Clay-colored Thrush- Turdis grayi

Clay-colored Thrush- Turdis grayi

Another bird that was busy about the forest that morning was the Clay-colored Thrush. This bird is a new favorite. They are a very large Turdis, much larger than the American Robin of the north. I was fascinated by their habits, and fell in love with their song. They, along with a host of others, provided some music that helped build the experience of traveling about Sabel Palms. I council the birder, the reader, the adventurer, the inquisitive, I council you, to travel to the valley of the Rio Grande, and visit the Sabel Palm Audubon Sanctuary. A place for birds, aged birders, and beatniks indeed.

Clay-colored Thrush- Turdis grayi

Clay-colored Thrush- Turdis grayi

 

 

Beatnik Birding: Flycatchers of Anzalduas County Park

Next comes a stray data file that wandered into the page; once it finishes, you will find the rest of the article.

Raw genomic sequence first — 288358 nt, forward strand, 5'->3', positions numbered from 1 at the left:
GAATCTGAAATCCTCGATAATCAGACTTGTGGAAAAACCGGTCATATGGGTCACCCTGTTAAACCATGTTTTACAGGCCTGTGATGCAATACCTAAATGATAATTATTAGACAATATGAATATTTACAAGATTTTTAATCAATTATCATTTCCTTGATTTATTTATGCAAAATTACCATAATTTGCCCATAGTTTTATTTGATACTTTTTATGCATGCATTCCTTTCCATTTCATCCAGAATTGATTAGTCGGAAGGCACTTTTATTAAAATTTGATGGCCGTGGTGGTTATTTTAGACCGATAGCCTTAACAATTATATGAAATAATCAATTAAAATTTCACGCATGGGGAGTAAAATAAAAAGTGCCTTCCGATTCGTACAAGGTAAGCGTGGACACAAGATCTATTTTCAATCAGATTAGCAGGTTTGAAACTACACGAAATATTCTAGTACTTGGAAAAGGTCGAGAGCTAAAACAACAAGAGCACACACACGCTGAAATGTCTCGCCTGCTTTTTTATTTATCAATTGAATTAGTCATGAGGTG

by Bryce W. Robinson

Northern Beardless-Tyrannulet- Camptostoma imberbe

Northern Beardless-Tyrannulet- Camptostoma imberbe

The Rio Grande Valley! This valley is the most incredible location for the beatnik birder. The area is a treasure trove of new birds, new scenery, new habitats, and specialties that have been on my mind for some time. The first spot I birded, Anzalduas County Park, sat along the Rio Grande some forty miles inland. It proved an incredible introduction to the area. I’d like to highlight three flycatchers that inhabit this park.

Caitlin Davis and I began early at the park. We were tasked with taking some video clips of Hook-billed Kite. We spent the morning on the dike watching the forested areas of the river for surfacing Kite. We never saw the bird. Around mid-day we abandoned our kite search to bird the park. The Northern Beardless-Tyrannulet was one of the first birds we saw.